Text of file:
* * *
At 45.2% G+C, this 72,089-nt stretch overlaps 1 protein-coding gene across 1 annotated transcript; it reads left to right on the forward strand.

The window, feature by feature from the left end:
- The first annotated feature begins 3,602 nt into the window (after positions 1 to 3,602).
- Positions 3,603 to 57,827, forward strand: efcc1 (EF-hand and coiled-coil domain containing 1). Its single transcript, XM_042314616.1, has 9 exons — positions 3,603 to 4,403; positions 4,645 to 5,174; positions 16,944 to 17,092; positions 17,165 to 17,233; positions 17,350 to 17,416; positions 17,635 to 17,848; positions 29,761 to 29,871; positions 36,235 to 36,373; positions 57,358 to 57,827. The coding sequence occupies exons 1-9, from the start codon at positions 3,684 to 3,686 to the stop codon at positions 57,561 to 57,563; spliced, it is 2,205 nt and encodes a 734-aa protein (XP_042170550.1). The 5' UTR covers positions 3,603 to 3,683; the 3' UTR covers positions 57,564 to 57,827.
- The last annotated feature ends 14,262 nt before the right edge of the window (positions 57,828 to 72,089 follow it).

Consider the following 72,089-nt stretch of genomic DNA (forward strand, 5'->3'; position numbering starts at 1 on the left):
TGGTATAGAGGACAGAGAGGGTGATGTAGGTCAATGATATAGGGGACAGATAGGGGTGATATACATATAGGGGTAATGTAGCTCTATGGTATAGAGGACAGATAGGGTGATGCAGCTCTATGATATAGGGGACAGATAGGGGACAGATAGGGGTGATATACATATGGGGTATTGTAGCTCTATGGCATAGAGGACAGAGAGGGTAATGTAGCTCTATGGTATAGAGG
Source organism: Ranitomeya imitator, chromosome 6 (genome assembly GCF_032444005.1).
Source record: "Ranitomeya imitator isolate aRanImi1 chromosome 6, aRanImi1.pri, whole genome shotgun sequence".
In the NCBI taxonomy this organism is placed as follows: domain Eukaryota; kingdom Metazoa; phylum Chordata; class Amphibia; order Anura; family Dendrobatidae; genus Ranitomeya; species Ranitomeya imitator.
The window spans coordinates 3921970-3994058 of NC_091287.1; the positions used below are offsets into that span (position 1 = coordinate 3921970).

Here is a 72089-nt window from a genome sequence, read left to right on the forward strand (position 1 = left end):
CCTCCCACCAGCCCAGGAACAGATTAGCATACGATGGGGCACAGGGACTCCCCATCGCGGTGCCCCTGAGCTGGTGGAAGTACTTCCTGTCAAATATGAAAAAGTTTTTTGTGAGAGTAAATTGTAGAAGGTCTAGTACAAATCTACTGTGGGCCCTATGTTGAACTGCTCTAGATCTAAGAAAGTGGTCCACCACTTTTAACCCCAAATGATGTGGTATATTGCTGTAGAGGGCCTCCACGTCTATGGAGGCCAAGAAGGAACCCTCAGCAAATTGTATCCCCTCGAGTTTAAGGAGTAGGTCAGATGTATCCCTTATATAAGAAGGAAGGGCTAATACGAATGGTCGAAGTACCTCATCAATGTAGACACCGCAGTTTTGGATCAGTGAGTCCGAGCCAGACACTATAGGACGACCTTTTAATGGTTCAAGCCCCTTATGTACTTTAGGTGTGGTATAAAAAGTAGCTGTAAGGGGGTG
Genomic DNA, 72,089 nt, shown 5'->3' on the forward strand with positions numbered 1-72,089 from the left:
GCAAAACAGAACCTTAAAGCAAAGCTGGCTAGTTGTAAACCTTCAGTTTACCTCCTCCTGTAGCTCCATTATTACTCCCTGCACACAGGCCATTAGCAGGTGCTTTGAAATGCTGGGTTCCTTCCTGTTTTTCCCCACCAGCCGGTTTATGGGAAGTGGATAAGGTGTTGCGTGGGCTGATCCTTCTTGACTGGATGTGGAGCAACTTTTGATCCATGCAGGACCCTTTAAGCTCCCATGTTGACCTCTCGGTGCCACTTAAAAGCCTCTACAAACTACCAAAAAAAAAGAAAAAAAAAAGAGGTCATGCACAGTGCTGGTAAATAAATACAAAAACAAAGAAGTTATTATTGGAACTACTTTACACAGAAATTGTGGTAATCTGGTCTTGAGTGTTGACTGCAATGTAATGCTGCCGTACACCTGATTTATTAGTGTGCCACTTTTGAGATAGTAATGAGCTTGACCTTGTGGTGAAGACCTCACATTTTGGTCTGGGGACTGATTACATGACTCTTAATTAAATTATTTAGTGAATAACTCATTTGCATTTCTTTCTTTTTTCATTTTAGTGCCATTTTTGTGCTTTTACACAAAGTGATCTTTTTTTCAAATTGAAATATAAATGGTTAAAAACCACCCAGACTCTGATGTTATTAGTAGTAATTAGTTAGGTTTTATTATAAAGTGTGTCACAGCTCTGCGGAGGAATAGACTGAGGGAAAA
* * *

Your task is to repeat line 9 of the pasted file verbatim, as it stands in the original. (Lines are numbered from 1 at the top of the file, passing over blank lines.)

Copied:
Source record: "Ranitomeya imitator isolate aRanImi1 chromosome 6, aRanImi1.pri, whole genome shotgun sequence".